A cup of tea? As he stared into her hazel eyes he found himself imagining her naked on cream satin sheets. Why was that? She wasn’t his type. He felt off balance, and that wasn’t good.

He should run from this girl and leave the negotiating with her to his agent. He’d had the same cold feeling of premonition right before the crash.

This is it, he’d thought when his steering had jammed and his tires had begun to skid on pavement that had been slicker than glass.

Every time he looked at Amelia pure adrenaline charged through him.

This is it. And there’s no way out, screamed that little voice inside his mind.

Run.

Two

I f only she could look at him without feeling all nervous and out of breath, but she couldn’t. So she fidgeted.

He was sleek and edgy and yet he seemed familiar, which was odd because he wasn’t the sort of man a woman with youthful hormones onboard would easily forget.Curious, intrigued, attracted, Amy couldn’t help studying him when he wasn’t looking. His thickly lashed eyes were brown and flecked with gold. The brows above them were heavy and intimidating. He had the most enormous shoulders and lots of jet-black hair that he wore long enough so that a lock constantly tumbled across his brow.

He was too amazingly gorgeous to believe, and far too male and huge to be sitting across from her in such a ladylike tea shop. But here he was.

Amy bit her lips just to make sure she wasn’t dreaming.

Despite his powerful body, he looked so elegant in his long-sleeved, black silk shirt and beige silk slacks. So grown up and successful compared to Fletcher, who wore old bathing trunks and T-shirts.

“Have you ever been to Hawaii?” she asked, struggling to make the kind of small talk that beautiful, polished Carol would be so good at.

Lame. Did she only imagine that he looked bored?

“No. Why do you ask?” His deep, dark, richly accented voice made her shiver.

“Because I live there. Because lots of tourists come there and I thought…maybe I’d seen you. I mean, you seem so familiar.”

“Do I?” Did she only imagine a new hardness in his voice?

He cocked his head and stared at her so intensely she couldn’t quite catch her breath.

Continuing to gaze at her in that steady, assessing way, his big, tanned hand lifted his wafer-thin teacup to his sensual mouth. She was too conscious of his stern lips, of his chiseled cheekbones, of those amber sparks flashing in his eyes, of his long, tapered fingers caressing the side of the tiny cup.

A beat passed. His eyes scanned the other women in the tea shop before returning to her. She swallowed.

When he grinned, she blushed.

“I—I’m not usually this nervous,” she whispered.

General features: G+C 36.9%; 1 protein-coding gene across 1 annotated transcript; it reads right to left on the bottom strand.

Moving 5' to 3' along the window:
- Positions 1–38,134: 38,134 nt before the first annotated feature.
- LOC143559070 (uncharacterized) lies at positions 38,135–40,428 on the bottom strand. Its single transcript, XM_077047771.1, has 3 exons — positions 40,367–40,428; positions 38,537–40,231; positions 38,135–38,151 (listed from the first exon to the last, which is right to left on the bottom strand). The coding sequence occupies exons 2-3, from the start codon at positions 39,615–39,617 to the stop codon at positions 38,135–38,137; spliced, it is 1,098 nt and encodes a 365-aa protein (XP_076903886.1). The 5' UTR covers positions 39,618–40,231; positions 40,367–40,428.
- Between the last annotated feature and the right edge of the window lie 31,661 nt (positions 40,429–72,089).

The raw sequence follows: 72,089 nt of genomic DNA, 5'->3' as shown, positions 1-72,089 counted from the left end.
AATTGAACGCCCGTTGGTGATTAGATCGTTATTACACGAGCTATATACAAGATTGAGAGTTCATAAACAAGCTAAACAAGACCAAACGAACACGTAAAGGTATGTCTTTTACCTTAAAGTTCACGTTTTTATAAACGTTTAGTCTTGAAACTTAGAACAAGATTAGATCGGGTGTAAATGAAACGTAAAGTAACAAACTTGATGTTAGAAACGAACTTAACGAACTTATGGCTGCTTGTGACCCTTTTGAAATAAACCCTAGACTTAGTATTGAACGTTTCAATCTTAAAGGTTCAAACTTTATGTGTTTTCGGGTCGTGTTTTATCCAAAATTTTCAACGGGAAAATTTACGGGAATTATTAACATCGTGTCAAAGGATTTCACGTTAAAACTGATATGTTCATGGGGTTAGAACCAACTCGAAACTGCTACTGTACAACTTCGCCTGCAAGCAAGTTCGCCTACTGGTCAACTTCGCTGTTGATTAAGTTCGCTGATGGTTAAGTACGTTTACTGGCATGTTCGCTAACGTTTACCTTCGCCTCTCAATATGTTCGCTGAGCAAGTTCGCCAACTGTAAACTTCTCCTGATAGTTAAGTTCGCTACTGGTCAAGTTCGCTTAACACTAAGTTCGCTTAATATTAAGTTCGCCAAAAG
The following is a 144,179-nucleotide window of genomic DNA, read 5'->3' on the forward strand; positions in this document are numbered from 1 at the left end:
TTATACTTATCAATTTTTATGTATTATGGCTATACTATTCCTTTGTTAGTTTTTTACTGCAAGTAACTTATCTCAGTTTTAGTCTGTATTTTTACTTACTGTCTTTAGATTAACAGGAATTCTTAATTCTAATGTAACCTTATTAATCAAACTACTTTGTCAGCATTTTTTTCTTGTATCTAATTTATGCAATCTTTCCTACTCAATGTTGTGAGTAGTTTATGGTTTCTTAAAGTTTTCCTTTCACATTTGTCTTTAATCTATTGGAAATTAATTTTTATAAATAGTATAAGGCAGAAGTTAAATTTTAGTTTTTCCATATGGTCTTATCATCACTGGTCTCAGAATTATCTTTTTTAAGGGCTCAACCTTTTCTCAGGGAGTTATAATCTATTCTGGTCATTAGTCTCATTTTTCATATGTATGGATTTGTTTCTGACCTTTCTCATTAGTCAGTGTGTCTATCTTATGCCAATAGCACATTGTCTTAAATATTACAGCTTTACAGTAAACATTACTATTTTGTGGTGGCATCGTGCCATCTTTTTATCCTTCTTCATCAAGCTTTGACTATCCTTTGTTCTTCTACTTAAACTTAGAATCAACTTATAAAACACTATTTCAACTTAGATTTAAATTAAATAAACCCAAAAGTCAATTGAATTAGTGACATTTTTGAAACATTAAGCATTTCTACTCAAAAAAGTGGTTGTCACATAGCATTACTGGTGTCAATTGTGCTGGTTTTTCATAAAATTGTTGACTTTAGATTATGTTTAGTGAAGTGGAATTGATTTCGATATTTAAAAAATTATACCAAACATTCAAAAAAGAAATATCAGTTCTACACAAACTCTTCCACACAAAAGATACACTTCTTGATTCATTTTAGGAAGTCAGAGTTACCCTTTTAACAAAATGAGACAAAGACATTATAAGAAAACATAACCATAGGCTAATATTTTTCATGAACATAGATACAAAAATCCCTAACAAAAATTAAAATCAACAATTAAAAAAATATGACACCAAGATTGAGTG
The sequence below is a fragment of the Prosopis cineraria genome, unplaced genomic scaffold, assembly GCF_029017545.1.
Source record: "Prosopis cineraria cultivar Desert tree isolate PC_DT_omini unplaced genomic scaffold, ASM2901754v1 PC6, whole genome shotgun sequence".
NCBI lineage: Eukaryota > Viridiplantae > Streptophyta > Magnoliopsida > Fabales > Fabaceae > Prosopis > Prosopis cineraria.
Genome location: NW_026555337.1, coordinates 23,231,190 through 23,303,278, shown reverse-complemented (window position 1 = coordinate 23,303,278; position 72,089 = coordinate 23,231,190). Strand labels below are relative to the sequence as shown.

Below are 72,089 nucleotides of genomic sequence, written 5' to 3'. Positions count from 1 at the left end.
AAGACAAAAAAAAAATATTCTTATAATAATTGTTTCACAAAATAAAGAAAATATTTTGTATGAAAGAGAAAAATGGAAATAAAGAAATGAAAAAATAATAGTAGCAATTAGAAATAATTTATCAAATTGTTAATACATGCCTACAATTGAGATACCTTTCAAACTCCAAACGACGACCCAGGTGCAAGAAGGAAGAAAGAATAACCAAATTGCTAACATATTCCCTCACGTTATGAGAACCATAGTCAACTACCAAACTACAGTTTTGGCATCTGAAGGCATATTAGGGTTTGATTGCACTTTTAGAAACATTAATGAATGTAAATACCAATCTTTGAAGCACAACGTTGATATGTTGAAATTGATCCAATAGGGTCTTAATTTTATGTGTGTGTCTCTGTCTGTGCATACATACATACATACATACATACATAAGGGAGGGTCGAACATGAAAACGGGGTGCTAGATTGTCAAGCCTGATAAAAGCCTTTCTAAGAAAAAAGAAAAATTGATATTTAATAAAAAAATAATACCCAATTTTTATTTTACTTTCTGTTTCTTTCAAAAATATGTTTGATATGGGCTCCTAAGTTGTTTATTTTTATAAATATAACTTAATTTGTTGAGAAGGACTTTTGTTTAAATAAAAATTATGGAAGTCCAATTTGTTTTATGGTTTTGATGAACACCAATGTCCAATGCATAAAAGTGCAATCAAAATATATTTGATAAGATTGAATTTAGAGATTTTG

“You don’t seem nervous.” His low tone was smooth. Everything about him was smooth.

When she touched her teacup to lift it, it rattled, sloshing tea. “Oh, God! See? My hand is shaking.”

“Did you skip lunch?”

“How did you…? Why, yes, yes I did! There were so many things to look at in the markets. Sometimes I forget to eat when I shop.”

“I skipped lunch, as well. Maybe we’ll both feel better if we have a scone. They’re very good here.”

“Do you come here often?”

“Never. Until now. With you.”

“Then how do you know they’re good?”

“Reputation. I have a friend who comes here.”

Amy imagined a woman as beautiful as Carol. His friend would be delicate—slim and golden and well-dressed, the type who wouldn’t be caught dead shopping at the Camden Market. His type.

Ignorant of her thoughts and comparison, her companion was slathering clotted cream and jam on his scone. When he finished, he handed the dripping morsel to her. Then he made one for himself. When she gobbled hers much too greedily, he signaled the waitress and ordered chilled finger sandwiches and crisps.

Licking jam and cream off the tips of her fingers, she willed herself to calm down. He was right; she was shaking because she was starving, not because he was gorgeous and sexy and maybe dangerous.

She was perfectly safe. They were in a sedate tea shop with a table and a tablecloth, pink-and-gold china teacups and saucers between them. They were surrounded by lots of other customers, too. So, there was absolutely nothing to be nervous about.

“So, you haven’t been to Hawaii,” she mused aloud, staring at his hard, too-handsome face with that lock of black hair tumbling over his brow. “Are you famous?”

He started.

She bit into a second scone, and the rich concoction seemed to melt on her tongue. “A movie star?” she pressed, sensing a strange, new tension in him as she licked at a sticky fingertip. “Is that why you look so familiar?”

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